Circle CEO Allaire: It’s Highly Unlikely We’ll Be Using Bitcoin in 5 or 10 Years

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Jeremy Allaire Circle

Blockchain technology was a key topic of conversation at last month’s Finance Disrupted event in New York, which was put on by The Economist. One of the panels at the event, Blockchain vs blockchain, explored the present state of the technology and whether or not one of the currently available options, such as Bitcoin or Ethereum, will be the one solution that brings massive efficiency gains to the world of finance over the next decade.

Circle CEO Jeremy Allaire’s comments were likely the most interesting from the perspective of the Bitcoin community because Circle makes use of the Bitcoin blockchain in their payments app. After briefly discussing the benefits of open networks, such as Bitcoin, over the walled gardens found in the traditional financial industry, Allaire went on to claim that the open standard (or standards) that the world decides to use for online value transfer in the future probably haven’t been created yet.

We’re Still in the Early Days

In general, the view at Circle appears to be that it’s very early days in the world of blockchain technology, so there’s no reason to become attached to one particular implementation.

“Our view is that we’re still in the really early stages of the technology and its development,” said Allaire. “It’s highly unlikely that any of us will be using Bitcoin in five or ten years. In the same way that — how many of us use NCSA Mosaic or Netscape Navigator?”

The idea of something better than Bitcoin coming along to replace the world’s first and most popular public blockchain is something that has been posited by many in the past. Bitcoin proponents tend to claim that this particular blockchain’s network effects and first mover advantage make it less likely that such a scenario would play out. Supporters of the Bitcoin blockchain are also optimistic about the peer-to-peer digital cash system’s ability to adopt new, useful features that may eventually be found on other blockchains.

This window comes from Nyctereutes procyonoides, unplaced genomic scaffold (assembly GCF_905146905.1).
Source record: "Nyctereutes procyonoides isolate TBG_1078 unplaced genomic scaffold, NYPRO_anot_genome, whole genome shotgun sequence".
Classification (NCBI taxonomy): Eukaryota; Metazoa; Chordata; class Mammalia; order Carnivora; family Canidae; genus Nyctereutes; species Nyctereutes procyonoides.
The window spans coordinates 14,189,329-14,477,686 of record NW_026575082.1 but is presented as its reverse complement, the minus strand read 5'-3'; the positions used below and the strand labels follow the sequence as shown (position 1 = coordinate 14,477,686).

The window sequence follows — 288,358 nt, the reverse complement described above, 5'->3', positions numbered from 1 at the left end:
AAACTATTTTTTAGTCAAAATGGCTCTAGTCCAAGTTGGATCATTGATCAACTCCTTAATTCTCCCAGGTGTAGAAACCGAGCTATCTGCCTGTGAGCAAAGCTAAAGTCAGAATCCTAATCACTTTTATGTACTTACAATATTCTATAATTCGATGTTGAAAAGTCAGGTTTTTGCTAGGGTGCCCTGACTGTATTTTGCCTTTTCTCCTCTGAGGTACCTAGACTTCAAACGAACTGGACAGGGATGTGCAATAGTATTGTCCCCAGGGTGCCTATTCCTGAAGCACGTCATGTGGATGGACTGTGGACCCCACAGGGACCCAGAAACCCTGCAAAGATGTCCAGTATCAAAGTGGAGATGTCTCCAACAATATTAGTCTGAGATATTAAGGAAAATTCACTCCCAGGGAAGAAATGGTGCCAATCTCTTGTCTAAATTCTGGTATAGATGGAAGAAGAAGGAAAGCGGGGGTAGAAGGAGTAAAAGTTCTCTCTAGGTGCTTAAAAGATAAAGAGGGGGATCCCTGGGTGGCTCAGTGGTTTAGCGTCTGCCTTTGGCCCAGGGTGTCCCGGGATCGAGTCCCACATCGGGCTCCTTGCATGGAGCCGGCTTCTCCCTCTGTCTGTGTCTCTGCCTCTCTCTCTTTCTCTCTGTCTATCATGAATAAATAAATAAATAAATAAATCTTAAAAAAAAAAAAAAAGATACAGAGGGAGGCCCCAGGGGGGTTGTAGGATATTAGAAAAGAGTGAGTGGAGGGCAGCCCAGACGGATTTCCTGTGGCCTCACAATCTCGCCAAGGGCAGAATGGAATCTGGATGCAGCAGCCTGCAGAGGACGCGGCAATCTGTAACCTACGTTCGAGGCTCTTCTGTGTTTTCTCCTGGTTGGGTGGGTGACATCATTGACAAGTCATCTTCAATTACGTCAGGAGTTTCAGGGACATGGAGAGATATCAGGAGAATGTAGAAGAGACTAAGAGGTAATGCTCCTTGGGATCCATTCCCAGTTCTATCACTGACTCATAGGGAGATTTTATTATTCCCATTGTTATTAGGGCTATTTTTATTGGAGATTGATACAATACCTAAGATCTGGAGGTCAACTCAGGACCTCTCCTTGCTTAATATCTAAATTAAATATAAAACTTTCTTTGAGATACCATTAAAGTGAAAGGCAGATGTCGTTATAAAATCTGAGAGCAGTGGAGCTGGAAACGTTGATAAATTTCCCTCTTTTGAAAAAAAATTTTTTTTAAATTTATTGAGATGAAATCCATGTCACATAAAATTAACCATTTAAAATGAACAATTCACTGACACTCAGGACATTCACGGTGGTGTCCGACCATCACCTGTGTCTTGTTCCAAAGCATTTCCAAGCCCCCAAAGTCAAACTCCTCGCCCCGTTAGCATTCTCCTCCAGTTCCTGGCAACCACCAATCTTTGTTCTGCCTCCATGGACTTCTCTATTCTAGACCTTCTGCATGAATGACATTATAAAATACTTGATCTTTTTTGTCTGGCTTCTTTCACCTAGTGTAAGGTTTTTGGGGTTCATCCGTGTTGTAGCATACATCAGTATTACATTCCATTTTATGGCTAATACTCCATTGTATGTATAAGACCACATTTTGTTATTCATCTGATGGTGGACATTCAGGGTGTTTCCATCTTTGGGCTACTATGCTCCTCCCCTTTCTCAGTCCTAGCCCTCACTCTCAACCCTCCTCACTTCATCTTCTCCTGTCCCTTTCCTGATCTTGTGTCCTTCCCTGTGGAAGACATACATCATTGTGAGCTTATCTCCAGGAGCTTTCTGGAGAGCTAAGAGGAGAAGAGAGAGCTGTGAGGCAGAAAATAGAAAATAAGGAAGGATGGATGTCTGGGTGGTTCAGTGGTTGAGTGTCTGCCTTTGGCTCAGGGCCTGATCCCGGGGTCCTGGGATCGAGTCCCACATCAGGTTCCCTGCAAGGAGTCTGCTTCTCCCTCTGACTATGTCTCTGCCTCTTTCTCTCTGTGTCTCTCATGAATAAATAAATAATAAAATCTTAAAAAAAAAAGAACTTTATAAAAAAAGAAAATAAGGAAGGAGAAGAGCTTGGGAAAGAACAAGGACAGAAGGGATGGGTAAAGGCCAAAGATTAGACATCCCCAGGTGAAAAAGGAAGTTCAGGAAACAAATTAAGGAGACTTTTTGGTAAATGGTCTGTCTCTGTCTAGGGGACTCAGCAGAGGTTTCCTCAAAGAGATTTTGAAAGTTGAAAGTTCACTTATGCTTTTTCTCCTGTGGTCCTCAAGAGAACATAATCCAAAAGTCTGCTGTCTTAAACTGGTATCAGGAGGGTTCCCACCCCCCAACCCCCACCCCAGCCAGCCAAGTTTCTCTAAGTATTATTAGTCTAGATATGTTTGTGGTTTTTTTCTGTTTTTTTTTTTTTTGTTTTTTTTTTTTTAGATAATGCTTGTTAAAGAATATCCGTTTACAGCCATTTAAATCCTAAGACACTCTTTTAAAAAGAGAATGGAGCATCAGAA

According to Allaire, the lack of a standards body, similar to the web’s W3C, is an issue that will likely need to be resolved before a public blockchain can become more useful to a large number of people around the world.

“We need that equivalent model [to W3C] for value exchange, and that doesn’t exist yet,” said Allaire. “You’ve got a highly insular group of [Bitcoin] Core developers on Bitcoin. You have a benevolent dictator focused on Ethereum.”

“I don’t know what it will be called and when it will emerge, but it’s certainly not here today,” added Allaire.

Later in the panel discussion, Allaire pointed out that another reason it’s unclear what will be the best option as a public blockchain in the future is that there aren’t many active use cases for blockchains right now. “The actual use cases in the real world, beyond speculation, are extremely scarce — very, very scarce,” he noted.

R3 co-founder and COO Todd McDonald concurred with Allaire’s statements regarding the lack of clarity on what widely-used blockchain technology will look like in five to ten years. “We don’t feel that we’re ready, as Jeremy said, to anoint the winner,” he stated.

Ethereum’s Benevolent Dictator

After referring to Ethereum creator Vitalik Buterin as a benevolent dictator, Allaire went on to compare Buterin to Linus Torvalds of the Linux project. “That doesn’t feel like a good, open, global protocol process [or] standards body for value exchange; that’s still eluding us, I think,” noted Allaire.

McDonald agreed with Allaire on his assessment of Buterin as the effective dictator of Ethereum. He claimed Ethereum is supposed to be an unstoppable world computer, “unless Vitalik says to stop it and roll it back.”

Allaire also discussed the tradeoffs involved with Ethereum’s ambitions to become a general purpose compute engine, which, in his view, makes it a harder technical accomplishment. “It makes it harder to scale and secure,” said Allaire. “It’s way too early to know if that experiment is going to scale and maintain its security, but I think it’s a pretty important innovation.”

The Limitations of Privacy-Conscious Blockchains

One final, noteworthy thought from Allaire that came up during the panel discussion had to do with Zcash, which intends to be a more private and anonymous cryptocurrency (when compared to bitcoin). Allaire admitted that he is “pretty negative” on Zcash because he does not see it as a good fit for something that will be adopted by the mainstream economy.

“It’s useful if you’re a gambler, tax evader . . . all these things, but if you actually want to do something that increases utility value for consumers [and] businesses [and is] sort of focused on increasing the productivity and efficiency of how the economic system works, that’s a different design center than how to basically avoid taxes and government oversight,” claimed Allaire.

On the other hand, there are many who find Bitcoin’s usefulness in avoiding government regulations as the key attribute that gives the system value in the first place.

The current Bitcoin development community is extremely interested in adding more privacy-enhancing features to the digital cash system as soon as possible, so perhaps this would be another reason for Allaire to make his somewhat dismissive claims on the future of Bitcoin.

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